August Practice: Pilgrimages Close to Home
Pilgrimage: a visit to a place that is considered special, where you go to show your respect —Cambridge.org
While remaining cautious and staying home continues to be an important way to control the spread of COVID-19, the thought of travel, treks, retreats, and pilgrimages are tempting. Some people are translating those urges into activities and practices close to home. In fact, we’ve discovered that some of our staff are quietly heading out on "Pilgrimages Close to Home." Get a glimpse of these sacred treks below and join us on your own “Pilgrimage Close to Home.” We invite you to share yours in the comment section below.
Nathan Moore: Reminder at the Threshold
Wrens have been making nests in the wreaths that hang on our front porch. Four baby wrens emerged from the nest on the first wreath. When they left the nest, we replaced the wreath. The birds built another nest, this time with one baby. Having these nests at the threshold of our home has changed the way we leave and return to the house each day. It’s a lovely reminder of the sacredness of life, growth, and protection.
Amy Ferguson: A Pilgrimage to the Front Porch
Living in a time when a commute to work has shifted from 20 minutes to 20 steps, we've established a bit of a ritual to end the workday: a pilgrimage to the front porch. Rarely used previously, we now sit in its shade almost daily and watch and listen as the sound of city traffic meets the song of birds and their evening activity in the trees beyond the porch. This hyper-local pilgrimage has also allowed us to notice—and now watch for—the baby bunnies and woodchucks who live in the brambles and come out for their evening meal.
Michelle Scheidt, Swimming in Local Lakes
One of my new practices during the pandemic is swimming in local lakes. I started doing laps at a local YMCA when I was 22-years-old. While I have continued the practice for 30 years, this year I’ve rediscovered a whole new world of pilgrimage to nearby Michigan waters. Located just a few minutes’ drive from my home outside Kalamazoo, two lakes have become more than just places to exercise. Swimming in these lakes has become a sort of pilgrimage for me, a welcome respite.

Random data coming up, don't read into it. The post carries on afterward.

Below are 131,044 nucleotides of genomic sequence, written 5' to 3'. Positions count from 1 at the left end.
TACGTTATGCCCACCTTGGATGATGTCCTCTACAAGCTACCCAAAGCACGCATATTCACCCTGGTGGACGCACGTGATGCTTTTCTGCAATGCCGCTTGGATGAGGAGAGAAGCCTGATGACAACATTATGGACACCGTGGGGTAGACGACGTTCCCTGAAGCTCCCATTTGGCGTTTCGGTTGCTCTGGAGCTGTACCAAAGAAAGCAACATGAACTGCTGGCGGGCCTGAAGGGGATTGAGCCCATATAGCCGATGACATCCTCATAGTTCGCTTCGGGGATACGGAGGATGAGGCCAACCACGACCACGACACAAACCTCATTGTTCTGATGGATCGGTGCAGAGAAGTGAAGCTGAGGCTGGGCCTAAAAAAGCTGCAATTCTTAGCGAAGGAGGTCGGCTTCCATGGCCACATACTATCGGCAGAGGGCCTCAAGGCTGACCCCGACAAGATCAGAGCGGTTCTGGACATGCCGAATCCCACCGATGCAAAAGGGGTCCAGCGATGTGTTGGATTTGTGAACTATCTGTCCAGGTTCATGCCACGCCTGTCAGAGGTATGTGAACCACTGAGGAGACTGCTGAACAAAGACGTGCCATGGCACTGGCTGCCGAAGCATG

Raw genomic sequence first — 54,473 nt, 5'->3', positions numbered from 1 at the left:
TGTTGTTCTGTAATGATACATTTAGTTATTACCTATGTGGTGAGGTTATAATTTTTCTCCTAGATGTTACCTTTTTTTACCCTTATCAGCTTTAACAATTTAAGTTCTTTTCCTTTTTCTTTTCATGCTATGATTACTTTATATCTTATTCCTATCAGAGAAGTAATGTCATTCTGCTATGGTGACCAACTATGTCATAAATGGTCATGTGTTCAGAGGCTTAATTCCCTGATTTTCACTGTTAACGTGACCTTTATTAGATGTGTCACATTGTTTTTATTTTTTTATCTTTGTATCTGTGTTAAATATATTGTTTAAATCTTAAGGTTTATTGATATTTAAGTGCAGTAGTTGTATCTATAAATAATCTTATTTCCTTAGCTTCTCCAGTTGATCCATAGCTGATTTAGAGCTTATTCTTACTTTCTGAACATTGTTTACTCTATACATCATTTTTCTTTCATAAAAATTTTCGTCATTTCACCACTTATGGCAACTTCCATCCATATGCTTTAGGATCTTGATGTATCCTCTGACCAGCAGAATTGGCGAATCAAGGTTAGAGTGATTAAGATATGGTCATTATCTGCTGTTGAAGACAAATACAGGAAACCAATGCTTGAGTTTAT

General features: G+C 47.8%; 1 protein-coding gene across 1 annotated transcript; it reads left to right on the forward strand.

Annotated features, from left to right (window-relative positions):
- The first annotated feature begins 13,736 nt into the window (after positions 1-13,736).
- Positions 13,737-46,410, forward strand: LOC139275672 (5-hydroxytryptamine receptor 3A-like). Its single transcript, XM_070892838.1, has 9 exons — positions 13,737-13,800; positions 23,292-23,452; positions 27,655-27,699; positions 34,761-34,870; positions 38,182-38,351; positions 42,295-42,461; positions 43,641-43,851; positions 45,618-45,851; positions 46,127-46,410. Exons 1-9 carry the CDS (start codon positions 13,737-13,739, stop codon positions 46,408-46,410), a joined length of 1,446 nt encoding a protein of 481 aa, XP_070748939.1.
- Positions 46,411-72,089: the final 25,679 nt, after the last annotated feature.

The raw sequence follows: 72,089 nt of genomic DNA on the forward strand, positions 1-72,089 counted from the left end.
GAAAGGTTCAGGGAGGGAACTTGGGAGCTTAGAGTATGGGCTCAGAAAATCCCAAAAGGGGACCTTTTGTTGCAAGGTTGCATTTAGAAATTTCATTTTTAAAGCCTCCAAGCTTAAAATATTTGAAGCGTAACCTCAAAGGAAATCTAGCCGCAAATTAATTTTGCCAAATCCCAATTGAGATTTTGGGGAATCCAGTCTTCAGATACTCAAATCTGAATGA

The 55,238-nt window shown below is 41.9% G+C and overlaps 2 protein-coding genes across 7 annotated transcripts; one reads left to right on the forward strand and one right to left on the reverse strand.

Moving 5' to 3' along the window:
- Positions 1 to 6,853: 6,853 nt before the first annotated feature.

Swimming has always been a meditative practice for me, with immersion in water and rhythmic breath transporting me into a transcendent space. The lakes add to that a sense of deep connection with the planet as I experience being surrounded and held by the water.
The other day I met a friend there—seeing each other for the first time since the pandemic began—and we swam across the lake a couple of times as the sun lowered in the evening sky. I have taken a few family members for quick swims to cool off and play in the water. My spouse bought an inflatable kayak and enjoys exploring among the sand bars and lily pad flowers while I lap around the lake. Sometimes I go alone, with a bright yellow safety buoy for visibility and backup flotation. I should be able to continue the discovery indefinitely, since the state claims more than 11,000 inland lakes waiting for me to jump in.
Janelle Weesner: Daily Connections with Nature
For me, water has always been special and I’ve always liked to fish but it has only been when we are at the lake or on vacation. For a little while now, I’ve been making it a practice to go to a lake every day even if it is for a limited amount of time between dropping a kid off and picking them up. This makes going intentional and purposeful. I think about loading the car, what to take, look for spots on the map, and drive around to investigate the best location from the list.
Once there it isn’t really about catching the fish (although that is a nice addition, then we release anyway), it is about the connection with nature, the water, the focus and contemplation, and making the time for me or fitting it in somewhere. Before the COVID-19 pandemic I wasn’t home much. I would drive home to grab kids and go or meet them wherever my helpers had dropped them off. Since COVID-19 I haven’t left the house much, it has been a drastic tip of the scale that needed to be a bit more balanced and right now, this is the solution.
Nathan Moore: Running Through a Cemetery
My pilgrimage practice is running through a cemetery near my home, which is very close to where I live. Because cemeteries are, in my opinion, sacred spaces, I avoided running through this one at first. Then, I decided to try saying the names on the headstones as a ritual of respect, and that felt really good…so I do this every day.